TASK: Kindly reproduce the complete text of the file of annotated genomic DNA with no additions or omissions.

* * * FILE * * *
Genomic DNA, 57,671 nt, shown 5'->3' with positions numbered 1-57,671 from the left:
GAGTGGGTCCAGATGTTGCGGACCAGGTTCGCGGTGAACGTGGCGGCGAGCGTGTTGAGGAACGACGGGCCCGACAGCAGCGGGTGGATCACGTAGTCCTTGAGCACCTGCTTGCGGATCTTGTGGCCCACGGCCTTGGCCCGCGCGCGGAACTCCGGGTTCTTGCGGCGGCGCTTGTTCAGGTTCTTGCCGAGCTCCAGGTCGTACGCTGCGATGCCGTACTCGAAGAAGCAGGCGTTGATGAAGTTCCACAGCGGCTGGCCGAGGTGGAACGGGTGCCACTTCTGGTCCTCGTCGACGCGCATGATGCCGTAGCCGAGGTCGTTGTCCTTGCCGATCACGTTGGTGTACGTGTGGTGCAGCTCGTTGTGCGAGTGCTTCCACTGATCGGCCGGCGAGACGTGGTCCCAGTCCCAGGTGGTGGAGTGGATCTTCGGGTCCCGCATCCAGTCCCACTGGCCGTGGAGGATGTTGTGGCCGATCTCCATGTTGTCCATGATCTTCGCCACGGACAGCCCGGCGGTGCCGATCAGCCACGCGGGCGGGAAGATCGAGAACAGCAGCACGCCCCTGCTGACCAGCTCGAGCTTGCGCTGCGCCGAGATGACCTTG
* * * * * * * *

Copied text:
Genomic DNA, 57,671 nt, shown 5'->3' with positions numbered 1-57,671 from the left:
GAGTGGGTCCAGATGTTGCGGACCAGGTTCGCGGTGAACGTGGCGGCGAGCGTGTTGAGGAACGACGGGCCCGACAGCAGCGGGTGGATCACGTAGTCCTTGAGCACCTGCTTGCGGATCTTGTGGCCCACGGCCTTGGCCCGCGCGCGGAACTCCGGGTTCTTGCGGCGGCGCTTGTTCAGGTTCTTGCCGAGCTCCAGGTCGTACGCTGCGATGCCGTACTCGAAGAAGCAGGCGTTGATGAAGTTCCACAGCGGCTGGCCGAGGTGGAACGGGTGCCACTTCTGGTCCTCGTCGACGCGCATGATGCCGTAGCCGAGGTCGTTGTCCTTGCCGATCACGTTGGTGTACGTGTGGTGCAGCTCGTTGTGCGAGTGCTTCCACTGATCGGCCGGCGAGACGTGGTCCCAGTCCCAGGTGGTGGAGTGGATCTTCGGGTCCCGCATCCAGTCCCACTGGCCGTGGAGGATGTTGTGGCCGATCTCCATGTTGTCCATGATCTTCGCCACGGACAGCCCGGCGGTGCCGATCAGCCACGCGGGCGGGAAGATCGAGAACAGCAGCACGCCCCTGCTGACCAGCTCGAGCTTGCGCTGCGCCGAGATGACCTTG